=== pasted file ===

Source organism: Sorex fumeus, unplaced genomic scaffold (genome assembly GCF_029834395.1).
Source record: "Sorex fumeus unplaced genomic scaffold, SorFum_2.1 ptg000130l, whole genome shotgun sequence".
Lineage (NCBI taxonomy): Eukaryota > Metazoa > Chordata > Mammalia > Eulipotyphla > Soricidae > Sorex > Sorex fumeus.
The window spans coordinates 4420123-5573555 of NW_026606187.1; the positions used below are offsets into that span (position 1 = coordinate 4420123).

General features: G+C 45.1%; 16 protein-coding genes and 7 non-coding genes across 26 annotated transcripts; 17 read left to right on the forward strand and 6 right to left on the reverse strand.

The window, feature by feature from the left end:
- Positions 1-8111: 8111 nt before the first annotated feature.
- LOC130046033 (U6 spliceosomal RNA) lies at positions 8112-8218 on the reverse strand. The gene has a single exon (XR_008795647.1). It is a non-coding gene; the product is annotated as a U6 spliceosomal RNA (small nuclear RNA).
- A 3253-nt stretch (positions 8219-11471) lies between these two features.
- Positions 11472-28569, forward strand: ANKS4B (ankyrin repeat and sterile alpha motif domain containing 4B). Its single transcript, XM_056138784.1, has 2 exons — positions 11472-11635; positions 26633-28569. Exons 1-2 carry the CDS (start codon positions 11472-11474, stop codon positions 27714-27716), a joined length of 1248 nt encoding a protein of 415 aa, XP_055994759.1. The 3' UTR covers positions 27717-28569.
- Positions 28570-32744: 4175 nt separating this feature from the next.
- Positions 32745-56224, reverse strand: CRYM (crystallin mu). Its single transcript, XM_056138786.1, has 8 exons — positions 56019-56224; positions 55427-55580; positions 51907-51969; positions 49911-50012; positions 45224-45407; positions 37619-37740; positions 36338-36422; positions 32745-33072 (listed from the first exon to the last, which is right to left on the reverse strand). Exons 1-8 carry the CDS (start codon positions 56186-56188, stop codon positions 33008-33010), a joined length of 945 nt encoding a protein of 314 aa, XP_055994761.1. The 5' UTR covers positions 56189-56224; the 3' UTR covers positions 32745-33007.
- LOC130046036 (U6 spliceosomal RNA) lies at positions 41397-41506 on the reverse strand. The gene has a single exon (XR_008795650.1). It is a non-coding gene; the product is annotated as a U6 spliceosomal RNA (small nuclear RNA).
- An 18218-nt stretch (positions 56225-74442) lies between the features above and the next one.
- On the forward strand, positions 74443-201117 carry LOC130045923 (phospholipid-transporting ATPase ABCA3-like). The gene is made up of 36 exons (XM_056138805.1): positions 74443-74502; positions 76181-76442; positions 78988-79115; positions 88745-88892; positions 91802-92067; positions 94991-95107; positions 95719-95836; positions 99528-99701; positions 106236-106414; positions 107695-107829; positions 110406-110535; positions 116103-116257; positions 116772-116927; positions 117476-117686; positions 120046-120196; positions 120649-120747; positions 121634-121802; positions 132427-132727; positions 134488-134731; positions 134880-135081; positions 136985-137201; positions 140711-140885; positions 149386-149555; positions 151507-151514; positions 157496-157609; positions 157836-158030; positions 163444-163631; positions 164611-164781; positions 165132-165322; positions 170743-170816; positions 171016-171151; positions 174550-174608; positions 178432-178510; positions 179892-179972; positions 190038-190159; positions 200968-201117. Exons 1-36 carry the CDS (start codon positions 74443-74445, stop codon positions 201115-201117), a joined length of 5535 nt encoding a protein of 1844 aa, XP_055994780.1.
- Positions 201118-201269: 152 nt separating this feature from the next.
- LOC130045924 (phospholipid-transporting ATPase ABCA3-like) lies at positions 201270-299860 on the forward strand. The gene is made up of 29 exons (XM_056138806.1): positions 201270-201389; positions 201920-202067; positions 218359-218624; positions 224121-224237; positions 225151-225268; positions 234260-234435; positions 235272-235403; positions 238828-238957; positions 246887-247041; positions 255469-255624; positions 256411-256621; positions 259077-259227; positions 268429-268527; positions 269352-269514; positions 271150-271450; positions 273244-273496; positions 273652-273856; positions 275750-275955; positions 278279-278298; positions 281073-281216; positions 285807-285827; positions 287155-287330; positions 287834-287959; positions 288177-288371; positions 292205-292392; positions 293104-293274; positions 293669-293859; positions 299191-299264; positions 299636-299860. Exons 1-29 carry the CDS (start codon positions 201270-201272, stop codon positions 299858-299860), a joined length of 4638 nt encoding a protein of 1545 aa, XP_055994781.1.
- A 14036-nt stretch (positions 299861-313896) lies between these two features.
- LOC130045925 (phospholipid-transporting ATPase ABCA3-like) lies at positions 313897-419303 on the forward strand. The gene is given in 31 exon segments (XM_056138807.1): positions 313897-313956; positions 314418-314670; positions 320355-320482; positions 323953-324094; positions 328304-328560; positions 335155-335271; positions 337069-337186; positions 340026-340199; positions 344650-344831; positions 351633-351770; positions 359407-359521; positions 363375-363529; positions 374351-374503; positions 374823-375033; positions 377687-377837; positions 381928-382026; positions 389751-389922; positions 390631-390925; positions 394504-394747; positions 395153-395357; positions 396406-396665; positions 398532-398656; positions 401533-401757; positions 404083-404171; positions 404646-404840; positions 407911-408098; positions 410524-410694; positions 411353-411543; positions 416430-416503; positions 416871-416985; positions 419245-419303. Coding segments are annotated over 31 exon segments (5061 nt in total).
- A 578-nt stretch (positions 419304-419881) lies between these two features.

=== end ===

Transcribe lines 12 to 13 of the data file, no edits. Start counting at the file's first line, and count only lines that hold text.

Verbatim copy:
- Positions 32745-56224, reverse strand: CRYM (crystallin mu). Its single transcript, XM_056138786.1, has 8 exons — positions 56019-56224; positions 55427-55580; positions 51907-51969; positions 49911-50012; positions 45224-45407; positions 37619-37740; positions 36338-36422; positions 32745-33072 (listed from the first exon to the last, which is right to left on the reverse strand). Exons 1-8 carry the CDS (start codon positions 56186-56188, stop codon positions 33008-33010), a joined length of 945 nt encoding a protein of 314 aa, XP_055994761.1. The 5' UTR covers positions 56189-56224; the 3' UTR covers positions 32745-33007.
- LOC130046036 (U6 spliceosomal RNA) lies at positions 41397-41506 on the reverse strand. The gene has a single exon (XR_008795650.1). It is a non-coding gene; the product is annotated as a U6 spliceosomal RNA (small nuclear RNA).